# Why I Always Hit The Crosswalk Button

There’s a major crosswalk bisecting one of the busiest streets in Chicago; I stop there on a near daily basis as said crosswalk also leads to the best running trail downtown. On sunny weekends, crowds grow fifty pedestrians large before the light turns red, alleviating the congestion. It’s a great place to people watch, especially if you’re interested in crowd dynamics or game theory. The size of the crowd aside, a few things make this particular crosswalk special:

- Cross traffic is sparse, and in the absence of a car, the light will never turn without a pedestrian hitting the walk button.
- The crowds are large enough to form human traffic jams at times. When this happens, there’s ambiguity as to who arrived first, and who should hit the button.
- It’s a tourist heavy spot, so most pedestrians aren’t aware of how long the wait is, or the aforementioned rules of the game.

Having studied it casually for a year, I feel justified in my habit of always hitting the crosswalk button.

The Volunteer’s Dilemma refers to a broad set of game theoretic problems applicable to everything from wireless network design to employee incentive packages. When a stranger murdered Kitty Genovese outside of her Brooklyn apartment while thirty seven bystanders watched without so much as calling the police, the Volunteer’s Dilemma went mainstream. Economists demonstrated an unintuitive result: the size of the crowd worked to her detriment, and not to her favor.

Assume that individuals witnessing a crime will act independently and call the police with probability $p$. For Kitty, the probability of no one calling, $(1 - p)^{37}$ (a minuscule quantity even for depressingly small values of $p$) isn’t congruous with the outcome. Instead, assume that an individual will always call the cops if they know with certainty that no one else will. However, no one wants to deal with paperwork at 3am. Given the option, witnesses will bank on another member of the group rising to the occasion. It’s a simple but intuitive model of how self motivated agents act in a group.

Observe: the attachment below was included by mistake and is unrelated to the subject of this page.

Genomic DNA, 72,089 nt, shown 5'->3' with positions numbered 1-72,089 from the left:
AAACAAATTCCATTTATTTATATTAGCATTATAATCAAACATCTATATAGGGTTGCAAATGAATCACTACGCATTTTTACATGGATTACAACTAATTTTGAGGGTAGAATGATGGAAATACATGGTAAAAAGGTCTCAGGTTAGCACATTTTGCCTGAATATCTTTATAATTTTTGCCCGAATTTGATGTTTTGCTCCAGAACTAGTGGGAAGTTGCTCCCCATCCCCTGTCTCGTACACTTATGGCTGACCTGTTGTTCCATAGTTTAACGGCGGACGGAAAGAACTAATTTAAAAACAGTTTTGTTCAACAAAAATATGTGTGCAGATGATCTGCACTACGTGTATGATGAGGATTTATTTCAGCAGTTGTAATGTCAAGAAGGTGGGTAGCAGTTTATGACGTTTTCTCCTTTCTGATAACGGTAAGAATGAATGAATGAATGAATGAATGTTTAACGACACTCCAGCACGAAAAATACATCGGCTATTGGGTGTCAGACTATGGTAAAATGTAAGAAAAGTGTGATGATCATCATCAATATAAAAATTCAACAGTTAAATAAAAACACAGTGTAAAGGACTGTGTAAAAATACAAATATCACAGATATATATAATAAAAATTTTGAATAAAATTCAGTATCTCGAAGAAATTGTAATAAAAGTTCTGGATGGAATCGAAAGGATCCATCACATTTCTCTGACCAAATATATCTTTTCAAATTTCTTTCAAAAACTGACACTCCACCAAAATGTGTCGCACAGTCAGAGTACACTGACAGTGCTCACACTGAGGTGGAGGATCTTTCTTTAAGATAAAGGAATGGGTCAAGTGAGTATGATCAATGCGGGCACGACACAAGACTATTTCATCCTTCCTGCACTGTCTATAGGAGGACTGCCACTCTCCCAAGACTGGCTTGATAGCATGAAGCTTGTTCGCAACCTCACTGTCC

To make this notion concrete, consider the following payout scheme. Each witness has the option of calling the police. If no one calls, all players receive a payout of $0$. If at least one player calls, all players who didn’t call receive a payout of $1$, and those who did receive a payout of $\frac{1}{2}$. It’s easy to see that there are no pure-strategy Nash Equilibrium (NE) for this game. However, we can find a mixed-strategy NE quite easily.

Players will randomize *iif* the payout from each of $k$ actions is equal. We denote the probability of an individual
calling in the mixed-strategy NE as $p^*$. Thus:

It follows immediately that the probability of no one calling is $(1-p^*)^n = \left(\frac{1}{2}\right)^\frac{n}{n - 1}$. That function is monotonically increasing in $n$, asymptotically approaching a max of $\frac{1}{2}$. As $n$ increases, the marginal importance of any one player is diminished. The above holds as NE requires that it’s impossible for a player to alter their strategy in a manner that ensures a uniformly superior outcome. Given that all players know the equilibrium probability, they’re happy to use a weighted coin as the basis of their decision—there’s no way to outperform. When $n = 2$, our equilibrium probability is $\frac{1}{2}$. In the case of Kitty, where $n = 37$, $p \approx .02$, and the probability of no one calling is $\approx .49$.

As is commonplace in game theory, the equilibrium for a repeated play game looks quite different. In fact, it’s relatively easy to show that a strategy in which all $n$ players take turns volunteering is both utility maximizing and a NE. So there you have it, the age old adage “play nice with others” has a mathematical justification, as long as your play group stays the same.